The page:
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This is a past article published in Hiragana Times. Each Japanese paragraph is followed by its English translation or vise versa, and furigana are placed above each kanji to make Japanese study even easier. [Magazine Sample] [Subscription Page]

Naughty Boy Makes Waves in the Warring States Period

[From February Issue 2012]

201202-7-1

DVD cover. 95 minutes. 3,990 yen
販売元:バンダイビジュアル。

 

Crayon Shin-chan:
The Storm Called: The Battle of the Warring States (Directed by HARA Keiichi)

This film is based on a cartoon series depicting the everyday life of NOHARA Shinnosuke, a cheeky and naughty five-year-old kindergartener, involving his parents and others. While his way of mimicking adult speech and teasing habit of showing his butt are disapproved of by some parents as being a bad influence on children, the cartoon is also highly regarded for its heart-warming episodes that occur in the midst of the laughter.

After it was released in 2002, this tenth Crayon Shin-chan movie won numerous awards. USUI Yoshito, the original writer of the cartoon, has passed away, but his long-serving staff continues on with the “New Crayon Shin-chan” series. TV anime series and movie versions of Crayon Shin-chan have also been made. Even in other countries, translations of the manga are published and anime are broadcast.

The story of this movie begins one morning when Shinnosuke and his parents have the exact same dream. Shinnosuke becomes entranced with the “pretty lady” from that dream. His dog also seems to have had the same dream and begins digging a hole in the yard. Shinnosuke discovers a wooden box in the hole. There’s a letter inside written in his own handwriting that says he’s in the second year of the Tensho era (1574).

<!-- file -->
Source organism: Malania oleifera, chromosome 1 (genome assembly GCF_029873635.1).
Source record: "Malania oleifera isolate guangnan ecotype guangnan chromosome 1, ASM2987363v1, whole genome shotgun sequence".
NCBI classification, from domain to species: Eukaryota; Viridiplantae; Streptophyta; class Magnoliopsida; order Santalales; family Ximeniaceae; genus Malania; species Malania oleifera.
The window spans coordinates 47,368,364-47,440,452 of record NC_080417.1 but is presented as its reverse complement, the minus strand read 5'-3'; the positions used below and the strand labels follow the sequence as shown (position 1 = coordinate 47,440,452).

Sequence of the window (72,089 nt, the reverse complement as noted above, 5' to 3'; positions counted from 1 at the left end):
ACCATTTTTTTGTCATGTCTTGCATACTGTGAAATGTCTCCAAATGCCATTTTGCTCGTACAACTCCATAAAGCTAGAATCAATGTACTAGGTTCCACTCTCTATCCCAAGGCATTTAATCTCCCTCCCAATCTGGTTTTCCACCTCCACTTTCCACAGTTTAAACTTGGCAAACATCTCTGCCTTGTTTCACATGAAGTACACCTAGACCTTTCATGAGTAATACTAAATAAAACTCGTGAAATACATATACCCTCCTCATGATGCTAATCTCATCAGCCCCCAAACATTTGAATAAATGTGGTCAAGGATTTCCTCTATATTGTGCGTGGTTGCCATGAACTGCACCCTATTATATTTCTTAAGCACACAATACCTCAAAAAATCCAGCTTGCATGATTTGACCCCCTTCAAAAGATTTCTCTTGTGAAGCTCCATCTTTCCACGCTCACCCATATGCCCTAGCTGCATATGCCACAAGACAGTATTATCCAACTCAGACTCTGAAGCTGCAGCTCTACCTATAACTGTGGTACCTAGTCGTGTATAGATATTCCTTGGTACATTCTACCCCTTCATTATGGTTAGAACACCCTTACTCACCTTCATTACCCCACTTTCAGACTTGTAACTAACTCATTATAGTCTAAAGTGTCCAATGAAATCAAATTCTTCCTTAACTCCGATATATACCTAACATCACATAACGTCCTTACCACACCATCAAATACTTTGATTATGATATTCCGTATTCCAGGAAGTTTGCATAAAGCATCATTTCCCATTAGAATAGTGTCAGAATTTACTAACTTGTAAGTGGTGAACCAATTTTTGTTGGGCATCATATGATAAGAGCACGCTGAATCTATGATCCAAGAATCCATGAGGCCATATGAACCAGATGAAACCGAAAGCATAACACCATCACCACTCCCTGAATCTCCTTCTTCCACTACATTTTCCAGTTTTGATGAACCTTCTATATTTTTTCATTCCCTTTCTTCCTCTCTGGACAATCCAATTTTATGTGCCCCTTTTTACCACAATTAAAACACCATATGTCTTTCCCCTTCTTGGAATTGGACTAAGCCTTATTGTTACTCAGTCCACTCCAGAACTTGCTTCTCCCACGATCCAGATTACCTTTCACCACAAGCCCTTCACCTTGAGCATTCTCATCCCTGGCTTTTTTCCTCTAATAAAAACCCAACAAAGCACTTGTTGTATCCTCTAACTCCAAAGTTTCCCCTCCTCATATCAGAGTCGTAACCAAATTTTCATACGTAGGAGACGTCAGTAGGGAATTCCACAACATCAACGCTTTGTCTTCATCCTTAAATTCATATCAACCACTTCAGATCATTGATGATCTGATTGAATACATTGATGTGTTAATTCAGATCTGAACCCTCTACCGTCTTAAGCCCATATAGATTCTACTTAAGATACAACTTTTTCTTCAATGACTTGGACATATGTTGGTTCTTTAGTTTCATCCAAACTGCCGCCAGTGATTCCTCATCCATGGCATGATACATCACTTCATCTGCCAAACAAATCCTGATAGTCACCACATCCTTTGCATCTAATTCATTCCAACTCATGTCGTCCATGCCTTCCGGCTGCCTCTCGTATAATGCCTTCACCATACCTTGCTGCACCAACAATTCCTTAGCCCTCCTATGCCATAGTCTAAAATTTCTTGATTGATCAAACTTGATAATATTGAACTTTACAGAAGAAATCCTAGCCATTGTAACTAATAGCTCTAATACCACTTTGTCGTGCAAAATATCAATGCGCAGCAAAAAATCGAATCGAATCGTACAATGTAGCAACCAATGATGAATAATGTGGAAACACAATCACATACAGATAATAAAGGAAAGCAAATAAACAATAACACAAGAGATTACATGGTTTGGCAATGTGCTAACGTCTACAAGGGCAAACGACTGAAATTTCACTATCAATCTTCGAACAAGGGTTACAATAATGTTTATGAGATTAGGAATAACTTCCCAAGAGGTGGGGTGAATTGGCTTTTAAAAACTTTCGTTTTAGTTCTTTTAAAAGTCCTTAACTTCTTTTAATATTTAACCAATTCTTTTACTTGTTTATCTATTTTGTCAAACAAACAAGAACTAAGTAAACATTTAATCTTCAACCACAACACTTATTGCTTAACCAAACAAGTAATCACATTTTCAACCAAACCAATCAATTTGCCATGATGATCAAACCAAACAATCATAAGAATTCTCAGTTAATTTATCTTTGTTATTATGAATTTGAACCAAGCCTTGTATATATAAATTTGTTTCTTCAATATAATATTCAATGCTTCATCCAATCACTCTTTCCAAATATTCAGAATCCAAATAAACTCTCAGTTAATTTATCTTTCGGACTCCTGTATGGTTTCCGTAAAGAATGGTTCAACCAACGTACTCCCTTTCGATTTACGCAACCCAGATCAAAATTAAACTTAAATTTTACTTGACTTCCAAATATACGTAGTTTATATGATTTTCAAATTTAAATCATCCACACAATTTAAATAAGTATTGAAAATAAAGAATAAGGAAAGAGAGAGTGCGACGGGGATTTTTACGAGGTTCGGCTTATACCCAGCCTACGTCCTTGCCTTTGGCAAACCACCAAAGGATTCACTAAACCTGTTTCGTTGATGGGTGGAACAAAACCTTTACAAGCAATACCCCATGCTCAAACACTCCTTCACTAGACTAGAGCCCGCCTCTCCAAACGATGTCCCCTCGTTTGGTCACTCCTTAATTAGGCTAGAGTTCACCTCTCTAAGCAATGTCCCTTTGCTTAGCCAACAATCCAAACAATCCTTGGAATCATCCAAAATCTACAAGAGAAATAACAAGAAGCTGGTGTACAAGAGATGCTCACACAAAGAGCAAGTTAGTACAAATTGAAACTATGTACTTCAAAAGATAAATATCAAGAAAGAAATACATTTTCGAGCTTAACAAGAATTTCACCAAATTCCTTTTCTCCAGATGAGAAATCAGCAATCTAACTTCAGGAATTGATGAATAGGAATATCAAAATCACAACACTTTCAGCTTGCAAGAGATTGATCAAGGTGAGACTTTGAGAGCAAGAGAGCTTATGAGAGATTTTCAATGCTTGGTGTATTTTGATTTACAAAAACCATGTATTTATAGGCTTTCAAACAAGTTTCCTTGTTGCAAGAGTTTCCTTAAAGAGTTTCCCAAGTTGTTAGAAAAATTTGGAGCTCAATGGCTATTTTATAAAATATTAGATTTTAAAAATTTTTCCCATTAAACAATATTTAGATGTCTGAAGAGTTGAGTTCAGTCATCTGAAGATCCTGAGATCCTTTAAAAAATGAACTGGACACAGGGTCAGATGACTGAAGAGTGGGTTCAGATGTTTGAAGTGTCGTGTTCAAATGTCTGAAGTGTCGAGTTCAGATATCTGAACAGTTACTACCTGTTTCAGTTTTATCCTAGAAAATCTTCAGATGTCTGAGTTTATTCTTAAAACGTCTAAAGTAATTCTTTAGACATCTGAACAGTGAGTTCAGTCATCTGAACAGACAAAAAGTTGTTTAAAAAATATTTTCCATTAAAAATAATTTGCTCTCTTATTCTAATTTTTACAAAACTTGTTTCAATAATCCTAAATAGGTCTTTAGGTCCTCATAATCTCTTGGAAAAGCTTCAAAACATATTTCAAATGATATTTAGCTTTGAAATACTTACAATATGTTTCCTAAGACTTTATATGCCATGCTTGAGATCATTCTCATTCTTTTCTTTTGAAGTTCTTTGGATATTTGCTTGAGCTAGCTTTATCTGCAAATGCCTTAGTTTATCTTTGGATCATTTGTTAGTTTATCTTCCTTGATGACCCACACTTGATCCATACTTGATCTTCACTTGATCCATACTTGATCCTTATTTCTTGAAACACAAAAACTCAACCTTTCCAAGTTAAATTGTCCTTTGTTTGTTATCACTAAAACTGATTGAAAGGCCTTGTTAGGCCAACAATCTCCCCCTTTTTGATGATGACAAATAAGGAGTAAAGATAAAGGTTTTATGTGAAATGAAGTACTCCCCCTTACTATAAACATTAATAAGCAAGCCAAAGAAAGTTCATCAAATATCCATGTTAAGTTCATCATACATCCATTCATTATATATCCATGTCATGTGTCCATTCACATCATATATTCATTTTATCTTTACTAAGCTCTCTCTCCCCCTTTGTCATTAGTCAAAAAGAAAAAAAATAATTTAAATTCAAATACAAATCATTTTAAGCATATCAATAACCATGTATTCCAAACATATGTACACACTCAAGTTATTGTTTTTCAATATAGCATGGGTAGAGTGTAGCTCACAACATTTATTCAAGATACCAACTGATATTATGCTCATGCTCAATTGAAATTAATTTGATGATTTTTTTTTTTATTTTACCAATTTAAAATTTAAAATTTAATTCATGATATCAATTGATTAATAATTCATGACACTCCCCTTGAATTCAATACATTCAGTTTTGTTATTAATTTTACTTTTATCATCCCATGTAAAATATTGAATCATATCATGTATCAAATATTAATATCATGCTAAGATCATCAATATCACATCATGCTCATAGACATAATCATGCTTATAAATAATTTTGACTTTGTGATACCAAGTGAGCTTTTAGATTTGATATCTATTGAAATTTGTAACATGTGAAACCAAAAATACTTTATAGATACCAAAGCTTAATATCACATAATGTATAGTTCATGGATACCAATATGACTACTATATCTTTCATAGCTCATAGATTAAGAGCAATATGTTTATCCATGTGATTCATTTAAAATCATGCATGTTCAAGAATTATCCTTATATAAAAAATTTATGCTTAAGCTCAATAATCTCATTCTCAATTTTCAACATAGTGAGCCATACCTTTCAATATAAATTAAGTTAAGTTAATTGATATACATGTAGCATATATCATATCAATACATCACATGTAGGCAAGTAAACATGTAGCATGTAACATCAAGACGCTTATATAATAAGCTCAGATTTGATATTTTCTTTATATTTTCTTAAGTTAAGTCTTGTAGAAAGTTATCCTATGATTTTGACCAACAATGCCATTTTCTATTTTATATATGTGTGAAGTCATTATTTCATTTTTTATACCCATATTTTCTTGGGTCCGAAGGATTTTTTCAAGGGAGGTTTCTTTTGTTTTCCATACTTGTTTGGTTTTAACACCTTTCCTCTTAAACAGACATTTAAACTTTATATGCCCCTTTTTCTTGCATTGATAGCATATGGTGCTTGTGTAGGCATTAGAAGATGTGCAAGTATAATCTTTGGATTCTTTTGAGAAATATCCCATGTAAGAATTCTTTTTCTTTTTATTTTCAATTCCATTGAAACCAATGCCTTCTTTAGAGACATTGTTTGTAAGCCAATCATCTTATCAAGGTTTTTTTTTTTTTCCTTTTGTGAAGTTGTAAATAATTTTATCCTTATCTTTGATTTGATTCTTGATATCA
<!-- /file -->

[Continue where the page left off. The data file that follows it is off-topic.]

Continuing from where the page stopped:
Even though he has no recollection of the letter, while standing at the bottom of the hole, he unwittingly travels through time to an unfamiliar place. Now he’s in the second year of the Tensho era, in the middle of the Warring States period. Stumbling into the middle of a battle, he saves the life of a young samurai called Matabe. That leads to an invitation to the castle of Kasuga where the lord takes a liking to “the boy from the future.”

There Shinnosuke meets the lord’s daughter, Princess Ren. He’s convinced she’s the “pretty lady” from his dream. However, Shinnosuke gets frustrated by the fact that, held back by the difference in their class status, Matabe and Princess Ren don’t declare their mutual feelings of love. Matabe, who’s a warrior, tells Shinnosuke not to tell Princess Ren about his feelings for her. Declining a political marriage proposal with OKURAI Takatora of a neighboring state, Princess Ren instead yearns to live in the world Shinnosuke describes: a peaceful world where people can love freely.

Meanwhile, Shinnosuke’s parents, who had been looking for him, travel through time themselves. The Nohara family is happy to be reunited. Staying at Matabe’s house, they struggle to return to the present day. Because Princess Ren has refused his marriage proposal, Takatora’s army invades the castle. Prepared for death, Matabe’s army fights back desperately and, after a difficult battle, defeats Takatora’s army, thanks partly to the support of Shinnosuke and others.

The story is set in Kasukabe, Saitama Prefecture, and in 2004, Shinnosuke was chosen to be the city’s official mascot. To mark the occasion, the Nohara family was issued with special resident cards. Their fictional registered address was 904, Futaba-cho, Kasukabe City. “Futaba-cho” comes from Futabasha, the name of the publisher of the original cartoon, and 904 – pronounced in Japanese as crayon “ku”, “re”, “yon” (9,0,4) – is a play on words.


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